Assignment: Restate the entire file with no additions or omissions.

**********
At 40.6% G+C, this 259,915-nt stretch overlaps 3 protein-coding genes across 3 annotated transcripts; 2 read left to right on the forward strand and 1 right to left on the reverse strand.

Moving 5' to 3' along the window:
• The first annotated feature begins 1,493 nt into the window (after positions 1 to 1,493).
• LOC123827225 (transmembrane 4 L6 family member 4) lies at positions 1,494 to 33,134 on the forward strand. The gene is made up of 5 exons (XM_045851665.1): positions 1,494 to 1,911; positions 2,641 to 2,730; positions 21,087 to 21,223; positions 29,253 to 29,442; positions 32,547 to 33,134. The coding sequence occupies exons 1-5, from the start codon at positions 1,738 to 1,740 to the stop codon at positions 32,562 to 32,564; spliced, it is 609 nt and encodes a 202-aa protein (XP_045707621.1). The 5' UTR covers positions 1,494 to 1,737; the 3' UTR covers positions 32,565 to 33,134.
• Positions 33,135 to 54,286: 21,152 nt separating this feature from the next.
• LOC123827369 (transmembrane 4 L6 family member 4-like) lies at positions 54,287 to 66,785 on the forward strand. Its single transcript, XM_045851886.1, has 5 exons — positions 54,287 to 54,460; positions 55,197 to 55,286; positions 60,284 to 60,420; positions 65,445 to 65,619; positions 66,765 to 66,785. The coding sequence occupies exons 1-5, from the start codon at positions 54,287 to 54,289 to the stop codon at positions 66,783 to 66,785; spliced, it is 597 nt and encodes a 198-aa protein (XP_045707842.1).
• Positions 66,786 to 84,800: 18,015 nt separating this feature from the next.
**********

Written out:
At 40.6% G+C, this 259,915-nt stretch overlaps 3 protein-coding genes across 3 annotated transcripts; 2 read left to right on the forward strand and 1 right to left on the reverse strand.

Moving 5' to 3' along the window:
• The first annotated feature begins 1,493 nt into the window (after positions 1 to 1,493).
• LOC123827225 (transmembrane 4 L6 family member 4) lies at positions 1,494 to 33,134 on the forward strand. The gene is made up of 5 exons (XM_045851665.1): positions 1,494 to 1,911; positions 2,641 to 2,730; positions 21,087 to 21,223; positions 29,253 to 29,442; positions 32,547 to 33,134. The coding sequence occupies exons 1-5, from the start codon at positions 1,738 to 1,740 to the stop codon at positions 32,562 to 32,564; spliced, it is 609 nt and encodes a 202-aa protein (XP_045707621.1). The 5' UTR covers positions 1,494 to 1,737; the 3' UTR covers positions 32,565 to 33,134.
• Positions 33,135 to 54,286: 21,152 nt separating this feature from the next.
• LOC123827369 (transmembrane 4 L6 family member 4-like) lies at positions 54,287 to 66,785 on the forward strand. Its single transcript, XM_045851886.1, has 5 exons — positions 54,287 to 54,460; positions 55,197 to 55,286; positions 60,284 to 60,420; positions 65,445 to 65,619; positions 66,765 to 66,785. The coding sequence occupies exons 1-5, from the start codon at positions 54,287 to 54,289 to the stop codon at positions 66,783 to 66,785; spliced, it is 597 nt and encodes a 198-aa protein (XP_045707842.1).
• Positions 66,786 to 84,800: 18,015 nt separating this feature from the next.